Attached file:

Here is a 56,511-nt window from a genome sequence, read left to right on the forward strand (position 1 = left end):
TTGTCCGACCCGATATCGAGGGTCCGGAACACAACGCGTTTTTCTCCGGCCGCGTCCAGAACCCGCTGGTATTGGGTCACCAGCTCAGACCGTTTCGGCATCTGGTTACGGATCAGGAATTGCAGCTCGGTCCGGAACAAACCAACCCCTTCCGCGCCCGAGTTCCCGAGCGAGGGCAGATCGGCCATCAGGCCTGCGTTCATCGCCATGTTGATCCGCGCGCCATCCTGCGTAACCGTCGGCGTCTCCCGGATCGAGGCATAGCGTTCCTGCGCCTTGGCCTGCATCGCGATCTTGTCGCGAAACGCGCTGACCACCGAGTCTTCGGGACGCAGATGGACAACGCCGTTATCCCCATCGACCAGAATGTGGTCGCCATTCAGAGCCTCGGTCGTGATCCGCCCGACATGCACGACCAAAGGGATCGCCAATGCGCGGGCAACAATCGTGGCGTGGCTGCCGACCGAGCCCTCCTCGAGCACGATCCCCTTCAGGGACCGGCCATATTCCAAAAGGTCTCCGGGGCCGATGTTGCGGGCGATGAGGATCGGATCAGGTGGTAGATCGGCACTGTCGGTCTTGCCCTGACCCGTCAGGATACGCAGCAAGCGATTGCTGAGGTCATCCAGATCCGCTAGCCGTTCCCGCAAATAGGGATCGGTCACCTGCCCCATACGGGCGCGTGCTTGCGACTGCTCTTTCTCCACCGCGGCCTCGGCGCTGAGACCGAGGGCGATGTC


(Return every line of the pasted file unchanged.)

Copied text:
Here is a 56,511-nt window from a genome sequence, read left to right on the forward strand (position 1 = left end):
TTGTCCGACCCGATATCGAGGGTCCGGAACACAACGCGTTTTTCTCCGGCCGCGTCCAGAACCCGCTGGTATTGGGTCACCAGCTCAGACCGTTTCGGCATCTGGTTACGGATCAGGAATTGCAGCTCGGTCCGGAACAAACCAACCCCTTCCGCGCCCGAGTTCCCGAGCGAGGGCAGATCGGCCATCAGGCCTGCGTTCATCGCCATGTTGATCCGCGCGCCATCCTGCGTAACCGTCGGCGTCTCCCGGATCGAGGCATAGCGTTCCTGCGCCTTGGCCTGCATCGCGATCTTGTCGCGAAACGCGCTGACCACCGAGTCTTCGGGACGCAGATGGACAACGCCGTTATCCCCATCGACCAGAATGTGGTCGCCATTCAGAGCCTCGGTCGTGATCCGCCCGACATGCACGACCAAAGGGATCGCCAATGCGCGGGCAACAATCGTGGCGTGGCTGCCGACCGAGCCCTCCTCGAGCACGATCCCCTTCAGGGACCGGCCATATTCCAAAAGGTCTCCGGGGCCGATGTTGCGGGCGATGAGGATCGGATCAGGTGGTAGATCGGCACTGTCGGTCTTGCCCTGACCCGTCAGGATACGCAGCAAGCGATTGCTGAGGTCATCCAGATCCGCTAGCCGTTCCCGCAAATAGGGATCGGTCACCTGCCCCATACGGGCGCGTGCTTGCGACTGCTCTTTCTCCACCGCGGCCTCGGCGCTGAGACCGAGGGCGATGTC